9 Grammatical Pitfalls

talk show

a radio or television show in which a host interviews or chats with guests, especially celebrity guests.
Origin of talk show
1960-65 Unabridged
Based on the Random House Dictionary, © Random House, Inc. 2015.
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Examples from the web for talk show
  • It was being broadcast on a radio talk show, and everybody on the road was tuned in to the same program.
  • Many of us involved in the program were interviewed by journalists and talk show hosts.
  • To watch it in progress, succeeding and failing in about equal measure, watch late night talk show monologues.
  • The talk show host, as the saying goes, is invited to bed with viewers every night.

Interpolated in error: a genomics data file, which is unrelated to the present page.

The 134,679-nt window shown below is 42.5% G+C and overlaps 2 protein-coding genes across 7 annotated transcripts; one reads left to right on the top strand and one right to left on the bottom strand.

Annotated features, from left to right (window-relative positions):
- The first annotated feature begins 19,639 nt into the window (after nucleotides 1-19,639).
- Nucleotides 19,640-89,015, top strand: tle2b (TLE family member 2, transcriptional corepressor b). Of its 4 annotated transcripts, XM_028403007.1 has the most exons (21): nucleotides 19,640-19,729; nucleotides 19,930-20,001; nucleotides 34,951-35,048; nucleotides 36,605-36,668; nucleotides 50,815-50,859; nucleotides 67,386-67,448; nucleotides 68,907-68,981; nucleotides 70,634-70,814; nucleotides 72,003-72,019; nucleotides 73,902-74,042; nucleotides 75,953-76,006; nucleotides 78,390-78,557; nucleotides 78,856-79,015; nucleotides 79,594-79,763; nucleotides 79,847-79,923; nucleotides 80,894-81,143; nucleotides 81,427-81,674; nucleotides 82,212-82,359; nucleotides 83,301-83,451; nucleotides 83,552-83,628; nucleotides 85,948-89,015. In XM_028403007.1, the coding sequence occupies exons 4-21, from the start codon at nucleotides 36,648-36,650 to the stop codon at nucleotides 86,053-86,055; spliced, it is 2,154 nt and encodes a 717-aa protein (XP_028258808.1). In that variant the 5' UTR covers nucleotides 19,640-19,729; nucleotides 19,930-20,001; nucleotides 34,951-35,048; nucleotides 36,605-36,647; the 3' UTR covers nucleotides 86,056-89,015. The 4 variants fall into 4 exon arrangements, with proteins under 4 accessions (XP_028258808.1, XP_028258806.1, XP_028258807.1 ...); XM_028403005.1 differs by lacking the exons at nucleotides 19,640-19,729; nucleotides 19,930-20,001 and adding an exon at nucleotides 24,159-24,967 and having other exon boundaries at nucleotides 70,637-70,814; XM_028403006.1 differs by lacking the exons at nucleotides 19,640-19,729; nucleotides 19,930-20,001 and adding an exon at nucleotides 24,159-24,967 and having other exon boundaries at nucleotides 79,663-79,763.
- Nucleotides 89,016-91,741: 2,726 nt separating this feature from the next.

• She now has two additional programs, a talk show, and a retail line.
  • Few people become talk show darlings by delivering nuanced, carefully balanced, thoroughly boring and unremarkable predictions.
  • Her talk show is gone, but she can't stop talking to famous folks.
  • Soon a popular local radio talk show was adding fuel to the fire and community members were left scared and misinformed.
  • Listen to the evening news or an afternoon talk show on television or the radio.
British Dictionary definitions for talk show

talk show

a television or radio show in which guests discuss controversial topics or personal issues
US name for chat show
Collins English Dictionary - Complete & Unabridged 2012 Digital Edition
© William Collins Sons & Co. Ltd. 1979, 1986 © HarperCollins
Publishers 1998, 2000, 2003, 2005, 2006, 2007, 2009, 2012
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Difficulty index for talk show

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Quotes with talk show